I think dialogue – the good kind – can be very beneficial between different traditions of the Christian faith. More olive branches and less rhetoric, that’s the motto I want to display.
This doesn’t mean we don’t hold our own views or that we flip flop to everyone else’s. It means that we hold our views in humility, admitting – at least to ourselves – that we may not have all of the answers. That some of the things in our traditions may be incorrect.
On that note, N.T. Wright recently shared something he heard while visiting the Vatican city not long ago:
I spent three very happy weeks as the Anglican observer at the Vatican’s Synod of Bishops last October. They were talking about the Bible: about how for so long they have more or less banned the laity from reading or studying it, and how now they want to change all that, to insist that every Catholic man, woman, child, cat and dog should have the Bible in their own mother tongue and be taught to read it, study it, pray with it, individually and together. Hallelujah! Who knows what might happen!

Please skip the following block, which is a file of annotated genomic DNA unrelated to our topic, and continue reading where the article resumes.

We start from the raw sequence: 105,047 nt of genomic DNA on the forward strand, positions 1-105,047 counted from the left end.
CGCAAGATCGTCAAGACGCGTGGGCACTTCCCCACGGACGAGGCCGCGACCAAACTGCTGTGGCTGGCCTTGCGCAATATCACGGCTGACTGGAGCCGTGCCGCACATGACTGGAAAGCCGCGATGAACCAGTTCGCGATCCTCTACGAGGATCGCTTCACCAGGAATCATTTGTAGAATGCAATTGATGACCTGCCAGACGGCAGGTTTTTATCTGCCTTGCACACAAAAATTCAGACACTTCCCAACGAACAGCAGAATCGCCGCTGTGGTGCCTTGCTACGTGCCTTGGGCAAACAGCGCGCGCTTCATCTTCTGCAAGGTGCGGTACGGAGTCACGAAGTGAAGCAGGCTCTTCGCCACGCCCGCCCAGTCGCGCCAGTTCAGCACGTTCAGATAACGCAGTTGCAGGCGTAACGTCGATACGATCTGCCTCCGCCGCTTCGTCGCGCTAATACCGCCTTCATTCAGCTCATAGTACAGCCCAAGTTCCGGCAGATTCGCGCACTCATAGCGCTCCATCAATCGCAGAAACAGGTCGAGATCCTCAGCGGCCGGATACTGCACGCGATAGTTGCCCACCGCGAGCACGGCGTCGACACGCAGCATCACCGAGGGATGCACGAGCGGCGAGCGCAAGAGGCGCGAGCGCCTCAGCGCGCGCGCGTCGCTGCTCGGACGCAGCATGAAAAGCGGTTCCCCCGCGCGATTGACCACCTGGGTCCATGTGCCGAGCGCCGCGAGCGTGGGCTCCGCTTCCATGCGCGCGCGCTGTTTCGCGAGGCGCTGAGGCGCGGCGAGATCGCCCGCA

Question: why did nobody say this in 1525? If they had, we’d have been saved a lot of bother.
Let’s engage cheerfully in as much discussion with our Roman friends as we can. They are among my best ecumenical conversation partners, and some of them are among my dear friends. – From Kingdom People Blog
We have all come along way and we all have much more ground to cover. But which person do you want to be, the one who they say about, “why didn’t he/she take that position back in 2010? It would have saved everyone a lot of bother”, or “here is a person who was more concerned about the Truth then defending the truths of their traditions”.
Join me in determining in ourselves to commit to making 2010 a year of Biblical and Theological Reform and Spiritual Renewal like never before.